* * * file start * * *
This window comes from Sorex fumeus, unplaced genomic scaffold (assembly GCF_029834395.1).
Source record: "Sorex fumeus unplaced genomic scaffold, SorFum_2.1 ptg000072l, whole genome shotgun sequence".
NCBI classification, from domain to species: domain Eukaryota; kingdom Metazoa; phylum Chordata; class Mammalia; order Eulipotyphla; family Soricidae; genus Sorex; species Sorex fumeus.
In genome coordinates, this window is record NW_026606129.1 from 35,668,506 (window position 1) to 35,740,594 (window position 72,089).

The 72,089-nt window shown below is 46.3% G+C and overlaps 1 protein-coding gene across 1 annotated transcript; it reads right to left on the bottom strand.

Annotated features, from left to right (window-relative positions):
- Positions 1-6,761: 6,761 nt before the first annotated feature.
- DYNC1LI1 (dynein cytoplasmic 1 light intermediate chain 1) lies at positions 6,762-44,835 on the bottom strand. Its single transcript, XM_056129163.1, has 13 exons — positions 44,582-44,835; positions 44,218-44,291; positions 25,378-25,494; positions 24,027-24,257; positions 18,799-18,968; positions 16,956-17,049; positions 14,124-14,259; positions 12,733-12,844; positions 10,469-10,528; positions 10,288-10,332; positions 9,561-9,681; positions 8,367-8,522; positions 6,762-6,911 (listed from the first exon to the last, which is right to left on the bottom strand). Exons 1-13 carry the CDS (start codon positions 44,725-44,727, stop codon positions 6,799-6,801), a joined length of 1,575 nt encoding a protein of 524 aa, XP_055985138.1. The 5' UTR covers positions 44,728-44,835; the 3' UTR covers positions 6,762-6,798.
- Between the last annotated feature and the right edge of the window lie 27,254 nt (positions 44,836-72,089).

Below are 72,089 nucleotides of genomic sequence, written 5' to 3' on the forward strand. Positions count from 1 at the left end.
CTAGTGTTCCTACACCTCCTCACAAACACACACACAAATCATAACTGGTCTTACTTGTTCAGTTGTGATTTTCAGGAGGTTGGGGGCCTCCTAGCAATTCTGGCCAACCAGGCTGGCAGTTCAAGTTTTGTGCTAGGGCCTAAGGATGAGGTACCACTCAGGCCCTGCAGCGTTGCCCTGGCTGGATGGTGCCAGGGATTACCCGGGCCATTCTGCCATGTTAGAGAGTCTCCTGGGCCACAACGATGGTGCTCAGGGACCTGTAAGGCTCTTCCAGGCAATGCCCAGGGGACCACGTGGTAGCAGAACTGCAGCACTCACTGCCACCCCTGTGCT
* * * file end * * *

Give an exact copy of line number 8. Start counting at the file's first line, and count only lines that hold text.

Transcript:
- DYNC1LI1 (dynein cytoplasmic 1 light intermediate chain 1) lies at positions 6,762-44,835 on the bottom strand. Its single transcript, XM_056129163.1, has 13 exons — positions 44,582-44,835; positions 44,218-44,291; positions 25,378-25,494; positions 24,027-24,257; positions 18,799-18,968; positions 16,956-17,049; positions 14,124-14,259; positions 12,733-12,844; positions 10,469-10,528; positions 10,288-10,332; positions 9,561-9,681; positions 8,367-8,522; positions 6,762-6,911 (listed from the first exon to the last, which is right to left on the bottom strand). Exons 1-13 carry the CDS (start codon positions 44,725-44,727, stop codon positions 6,799-6,801), a joined length of 1,575 nt encoding a protein of 524 aa, XP_055985138.1. The 5' UTR covers positions 44,728-44,835; the 3' UTR covers positions 6,762-6,798.